Poor self-care has been identified as a major contributing factor to increased hospital readmissions and poor health outcomes for individuals living with HF [2]. For patients with HF, maintaining self-care can be a complex task, as they must engage in daily activities involving self-monitoring of symptoms [4]. HF patients often are challenged with achieving self-care as a result of decreased functional status, fatigue, limited caregiver support and resources. Nurse-led patient education programs that use home-based follow-up have been found to make significant differences in the lives of those living with HF, in relation to improved self-care, improved symptom management, and reduced recurrent hospitalizations [5]. For these reasons, it is imperative that individuals with HF receive adequate education and home-based follow-up.

Nurses that provide patient education and home-based follow-up for HF patients should acknowledge the following considerations:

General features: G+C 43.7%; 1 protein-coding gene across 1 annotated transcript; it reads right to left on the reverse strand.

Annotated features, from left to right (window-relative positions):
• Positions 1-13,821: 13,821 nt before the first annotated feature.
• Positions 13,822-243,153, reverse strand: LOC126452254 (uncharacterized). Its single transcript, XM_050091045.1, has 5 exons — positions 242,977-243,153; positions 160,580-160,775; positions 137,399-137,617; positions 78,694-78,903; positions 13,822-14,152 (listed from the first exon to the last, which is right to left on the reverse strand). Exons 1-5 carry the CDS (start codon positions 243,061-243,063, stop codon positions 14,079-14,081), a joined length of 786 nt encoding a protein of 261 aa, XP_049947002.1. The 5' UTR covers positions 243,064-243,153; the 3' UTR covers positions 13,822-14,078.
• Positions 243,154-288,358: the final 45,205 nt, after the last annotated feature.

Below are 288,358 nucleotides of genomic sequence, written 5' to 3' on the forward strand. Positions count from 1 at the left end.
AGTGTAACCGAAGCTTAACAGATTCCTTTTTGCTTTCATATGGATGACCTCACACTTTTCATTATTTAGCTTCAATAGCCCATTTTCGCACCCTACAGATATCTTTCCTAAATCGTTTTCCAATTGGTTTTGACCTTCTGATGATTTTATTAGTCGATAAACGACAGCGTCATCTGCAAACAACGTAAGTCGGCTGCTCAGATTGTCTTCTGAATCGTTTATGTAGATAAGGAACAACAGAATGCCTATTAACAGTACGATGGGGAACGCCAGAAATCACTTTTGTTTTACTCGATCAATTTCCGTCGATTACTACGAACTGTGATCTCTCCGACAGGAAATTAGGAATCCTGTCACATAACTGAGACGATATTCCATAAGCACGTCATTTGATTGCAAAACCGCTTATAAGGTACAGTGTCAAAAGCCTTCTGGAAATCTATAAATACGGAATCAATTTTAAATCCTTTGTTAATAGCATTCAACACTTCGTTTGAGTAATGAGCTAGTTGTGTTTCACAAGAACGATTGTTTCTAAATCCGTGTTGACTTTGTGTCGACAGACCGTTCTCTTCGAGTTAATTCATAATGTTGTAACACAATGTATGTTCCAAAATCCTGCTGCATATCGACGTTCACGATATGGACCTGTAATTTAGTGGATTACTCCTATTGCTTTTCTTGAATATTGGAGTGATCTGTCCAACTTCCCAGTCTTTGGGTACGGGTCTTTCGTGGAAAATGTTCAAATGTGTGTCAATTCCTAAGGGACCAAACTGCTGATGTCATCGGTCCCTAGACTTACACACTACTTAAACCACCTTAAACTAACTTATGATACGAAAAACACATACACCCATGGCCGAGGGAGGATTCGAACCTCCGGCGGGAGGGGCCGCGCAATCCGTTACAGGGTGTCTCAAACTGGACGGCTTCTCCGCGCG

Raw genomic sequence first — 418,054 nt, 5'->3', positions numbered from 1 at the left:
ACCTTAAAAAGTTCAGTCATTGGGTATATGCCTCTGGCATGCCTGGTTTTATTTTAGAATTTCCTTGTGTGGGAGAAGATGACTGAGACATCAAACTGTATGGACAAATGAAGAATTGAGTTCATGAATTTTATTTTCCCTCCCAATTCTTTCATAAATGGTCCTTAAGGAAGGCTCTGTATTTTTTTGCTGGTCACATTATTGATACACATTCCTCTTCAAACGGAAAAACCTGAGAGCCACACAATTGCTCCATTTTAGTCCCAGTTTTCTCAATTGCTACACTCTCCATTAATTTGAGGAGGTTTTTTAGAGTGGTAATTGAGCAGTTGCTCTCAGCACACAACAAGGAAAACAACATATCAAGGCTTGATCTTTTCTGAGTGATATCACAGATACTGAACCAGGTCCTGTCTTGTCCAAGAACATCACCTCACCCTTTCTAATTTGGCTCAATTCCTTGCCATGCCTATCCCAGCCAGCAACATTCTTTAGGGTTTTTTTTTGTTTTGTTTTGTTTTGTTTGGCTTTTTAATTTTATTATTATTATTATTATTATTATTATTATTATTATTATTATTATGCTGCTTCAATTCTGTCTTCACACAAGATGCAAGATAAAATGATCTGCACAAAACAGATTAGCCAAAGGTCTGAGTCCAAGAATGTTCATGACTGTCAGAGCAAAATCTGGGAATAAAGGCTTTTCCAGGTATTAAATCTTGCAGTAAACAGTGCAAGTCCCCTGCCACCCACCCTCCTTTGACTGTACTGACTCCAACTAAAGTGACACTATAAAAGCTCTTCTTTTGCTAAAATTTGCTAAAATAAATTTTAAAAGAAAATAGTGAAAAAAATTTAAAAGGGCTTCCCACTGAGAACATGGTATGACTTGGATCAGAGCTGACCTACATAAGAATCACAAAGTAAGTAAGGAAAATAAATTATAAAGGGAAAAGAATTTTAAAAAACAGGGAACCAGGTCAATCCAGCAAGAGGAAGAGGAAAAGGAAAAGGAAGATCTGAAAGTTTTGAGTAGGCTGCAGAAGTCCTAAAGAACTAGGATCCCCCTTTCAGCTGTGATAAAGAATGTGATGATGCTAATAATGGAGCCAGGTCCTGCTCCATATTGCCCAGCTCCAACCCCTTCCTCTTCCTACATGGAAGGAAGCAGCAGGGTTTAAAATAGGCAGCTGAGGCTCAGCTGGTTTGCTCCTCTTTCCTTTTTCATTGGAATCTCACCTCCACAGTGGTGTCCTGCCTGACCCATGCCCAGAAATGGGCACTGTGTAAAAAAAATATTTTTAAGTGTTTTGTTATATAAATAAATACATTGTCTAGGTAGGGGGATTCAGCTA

• Individuals with severe HF symptoms face greater challenges with self-care.

• HF education can be delivered in a variety of settings, that include hospital and community, and home-based settings.

• Patient-centered interventions targeted to improve self-care require that patients engage in self-monitoring activities.

• Hospitals and health care providers are using new technologies to track symptoms, reinforce self-care and promote self-monitoring.